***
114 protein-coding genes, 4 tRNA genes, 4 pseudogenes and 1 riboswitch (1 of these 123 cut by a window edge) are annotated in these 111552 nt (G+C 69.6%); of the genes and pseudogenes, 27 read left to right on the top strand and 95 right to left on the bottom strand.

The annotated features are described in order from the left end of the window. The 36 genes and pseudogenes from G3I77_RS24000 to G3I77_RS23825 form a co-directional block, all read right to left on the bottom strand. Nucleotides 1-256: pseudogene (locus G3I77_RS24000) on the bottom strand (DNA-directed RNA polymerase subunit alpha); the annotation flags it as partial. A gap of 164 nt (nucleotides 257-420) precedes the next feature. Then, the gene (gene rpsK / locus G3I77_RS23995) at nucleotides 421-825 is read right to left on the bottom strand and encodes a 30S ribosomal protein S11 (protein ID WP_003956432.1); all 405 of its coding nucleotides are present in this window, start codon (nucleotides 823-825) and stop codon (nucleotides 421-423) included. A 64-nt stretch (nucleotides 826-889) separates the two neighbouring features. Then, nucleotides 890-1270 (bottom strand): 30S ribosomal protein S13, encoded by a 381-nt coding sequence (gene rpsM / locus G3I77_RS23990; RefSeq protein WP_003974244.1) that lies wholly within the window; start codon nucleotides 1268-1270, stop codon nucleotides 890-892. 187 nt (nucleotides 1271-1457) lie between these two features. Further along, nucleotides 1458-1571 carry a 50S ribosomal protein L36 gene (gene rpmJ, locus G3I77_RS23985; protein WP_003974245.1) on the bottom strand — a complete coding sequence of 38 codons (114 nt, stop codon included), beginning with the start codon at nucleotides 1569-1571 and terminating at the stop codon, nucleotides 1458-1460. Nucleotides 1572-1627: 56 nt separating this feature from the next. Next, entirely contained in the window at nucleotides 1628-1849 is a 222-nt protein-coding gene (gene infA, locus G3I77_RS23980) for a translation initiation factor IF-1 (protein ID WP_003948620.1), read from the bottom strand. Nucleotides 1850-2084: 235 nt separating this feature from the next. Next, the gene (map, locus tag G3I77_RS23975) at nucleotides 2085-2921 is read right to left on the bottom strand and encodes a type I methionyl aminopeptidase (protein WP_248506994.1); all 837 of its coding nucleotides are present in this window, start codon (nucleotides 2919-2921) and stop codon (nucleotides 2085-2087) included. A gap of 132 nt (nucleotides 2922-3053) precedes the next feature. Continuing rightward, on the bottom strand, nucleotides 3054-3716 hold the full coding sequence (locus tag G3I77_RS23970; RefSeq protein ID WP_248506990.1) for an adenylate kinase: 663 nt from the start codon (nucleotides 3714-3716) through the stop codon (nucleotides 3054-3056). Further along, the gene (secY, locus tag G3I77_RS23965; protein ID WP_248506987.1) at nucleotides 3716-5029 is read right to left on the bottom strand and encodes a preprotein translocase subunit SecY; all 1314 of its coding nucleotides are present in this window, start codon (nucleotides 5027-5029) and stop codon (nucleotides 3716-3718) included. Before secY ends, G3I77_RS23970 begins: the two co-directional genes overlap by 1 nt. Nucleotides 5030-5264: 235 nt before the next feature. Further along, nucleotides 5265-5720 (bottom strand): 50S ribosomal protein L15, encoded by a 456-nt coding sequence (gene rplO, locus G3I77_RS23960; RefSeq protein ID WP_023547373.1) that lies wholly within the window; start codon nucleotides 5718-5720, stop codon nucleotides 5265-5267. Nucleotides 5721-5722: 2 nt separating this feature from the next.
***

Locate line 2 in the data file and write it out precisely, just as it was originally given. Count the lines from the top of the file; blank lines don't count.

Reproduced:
The annotated features are described in order from the left end of the window. The 36 genes and pseudogenes from G3I77_RS24000 to G3I77_RS23825 form a co-directional block, all read right to left on the bottom strand. Nucleotides 1-256: pseudogene (locus G3I77_RS24000) on the bottom strand (DNA-directed RNA polymerase subunit alpha); the annotation flags it as partial. A gap of 164 nt (nucleotides 257-420) precedes the next feature. Then, the gene (gene rpsK / locus G3I77_RS23995) at nucleotides 421-825 is read right to left on the bottom strand and encodes a 30S ribosomal protein S11 (protein ID WP_003956432.1); all 405 of its coding nucleotides are present in this window, start codon (nucleotides 823-825) and stop codon (nucleotides 421-423) included. A 64-nt stretch (nucleotides 826-889) separates the two neighbouring features. Then, nucleotides 890-1270 (bottom strand): 30S ribosomal protein S13, encoded by a 381-nt coding sequence (gene rpsM / locus G3I77_RS23990; RefSeq protein WP_003974244.1) that lies wholly within the window; start codon nucleotides 1268-1270, stop codon nucleotides 890-892. 187 nt (nucleotides 1271-1457) lie between these two features. Further along, nucleotides 1458-1571 carry a 50S ribosomal protein L36 gene (gene rpmJ, locus G3I77_RS23985; protein WP_003974245.1) on the bottom strand — a complete coding sequence of 38 codons (114 nt, stop codon included), beginning with the start codon at nucleotides 1569-1571 and terminating at the stop codon, nucleotides 1458-1460. Nucleotides 1572-1627: 56 nt separating this feature from the next. Next, entirely contained in the window at nucleotides 1628-1849 is a 222-nt protein-coding gene (gene infA, locus G3I77_RS23980) for a translation initiation factor IF-1 (protein ID WP_003948620.1), read from the bottom strand. Nucleotides 1850-2084: 235 nt separating this feature from the next. Next, the gene (map, locus tag G3I77_RS23975) at nucleotides 2085-2921 is read right to left on the bottom strand and encodes a type I methionyl aminopeptidase (protein WP_248506994.1); all 837 of its coding nucleotides are present in this window, start codon (nucleotides 2919-2921) and stop codon (nucleotides 2085-2087) included. A gap of 132 nt (nucleotides 2922-3053) precedes the next feature. Continuing rightward, on the bottom strand, nucleotides 3054-3716 hold the full coding sequence (locus tag G3I77_RS23970; RefSeq protein ID WP_248506990.1) for an adenylate kinase: 663 nt from the start codon (nucleotides 3714-3716) through the stop codon (nucleotides 3054-3056). Further along, the gene (secY, locus tag G3I77_RS23965; protein ID WP_248506987.1) at nucleotides 3716-5029 is read right to left on the bottom strand and encodes a preprotein translocase subunit SecY; all 1314 of its coding nucleotides are present in this window, start codon (nucleotides 5027-5029) and stop codon (nucleotides 3716-3718) included. Before secY ends, G3I77_RS23970 begins: the two co-directional genes overlap by 1 nt. Nucleotides 5030-5264: 235 nt before the next feature. Further along, nucleotides 5265-5720 (bottom strand): 50S ribosomal protein L15, encoded by a 456-nt coding sequence (gene rplO, locus G3I77_RS23960; RefSeq protein ID WP_023547373.1) that lies wholly within the window; start codon nucleotides 5718-5720, stop codon nucleotides 5265-5267. Nucleotides 5721-5722: 2 nt separating this feature from the next.